Conclusion: There is no biblical, exegetical or empirical basis to argue for the doctrine of preservation. Biblically the passages don’t mean that; exegetically you can’t use it that way and it doesn’t work for the Old Testament where we have these gaps, conjectures that we have to follow for the Old Testament. To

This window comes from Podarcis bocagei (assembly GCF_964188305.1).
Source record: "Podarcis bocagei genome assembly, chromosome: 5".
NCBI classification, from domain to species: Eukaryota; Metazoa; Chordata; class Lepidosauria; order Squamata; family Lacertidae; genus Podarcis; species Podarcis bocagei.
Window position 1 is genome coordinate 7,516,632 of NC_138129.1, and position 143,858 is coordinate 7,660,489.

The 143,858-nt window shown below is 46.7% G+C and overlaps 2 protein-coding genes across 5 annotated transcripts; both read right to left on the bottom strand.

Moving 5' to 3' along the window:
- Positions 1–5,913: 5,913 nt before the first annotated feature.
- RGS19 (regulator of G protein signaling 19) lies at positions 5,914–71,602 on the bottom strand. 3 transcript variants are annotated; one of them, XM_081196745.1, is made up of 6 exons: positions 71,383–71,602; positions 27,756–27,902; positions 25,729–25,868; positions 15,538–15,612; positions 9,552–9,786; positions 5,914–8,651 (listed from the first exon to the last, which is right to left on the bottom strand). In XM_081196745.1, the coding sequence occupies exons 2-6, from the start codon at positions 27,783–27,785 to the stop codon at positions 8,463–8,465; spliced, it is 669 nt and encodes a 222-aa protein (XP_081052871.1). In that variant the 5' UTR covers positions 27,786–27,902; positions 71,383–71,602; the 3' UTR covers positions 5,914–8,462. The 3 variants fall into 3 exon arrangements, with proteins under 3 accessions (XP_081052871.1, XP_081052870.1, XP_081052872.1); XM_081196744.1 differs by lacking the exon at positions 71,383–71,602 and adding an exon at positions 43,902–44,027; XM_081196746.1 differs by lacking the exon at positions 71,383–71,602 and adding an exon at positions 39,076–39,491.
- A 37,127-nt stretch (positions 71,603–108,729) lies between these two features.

argue for this doctrine is bibliological schizophrenic marsionite. You end up having a different view of the Old Testament than you do with the New Testament. The Old Testament hasn’t been quite preserved as the new has been; yet these verses are talking about the Old Testament. So what can we say about preservation then; I don’t personally believe that there is such a thing as a doctrine of the preservation of Scripture, but I do believe this: I can speak historically about how God has preserved the text and I think we can demonstrate this empirically for both testaments, especially for the New Testament. God has overwhelmingly preserved Scripture in a way that is not true of any other ancient document and it’s amazing how much he has done that. We need to remember that creating a doctrine to protect Scripture doesn’t actually protect Scripture. Just because you believe something doesn’t make it so. And we should recognize that the incarnation of Jesus Christ gives methodological imperative for historical research. Our faith is not a leap but it is a step of faith. It is not blind faith and we have very good evidence for it. Don’t replace the pursuit of truth with pursuit of certainty.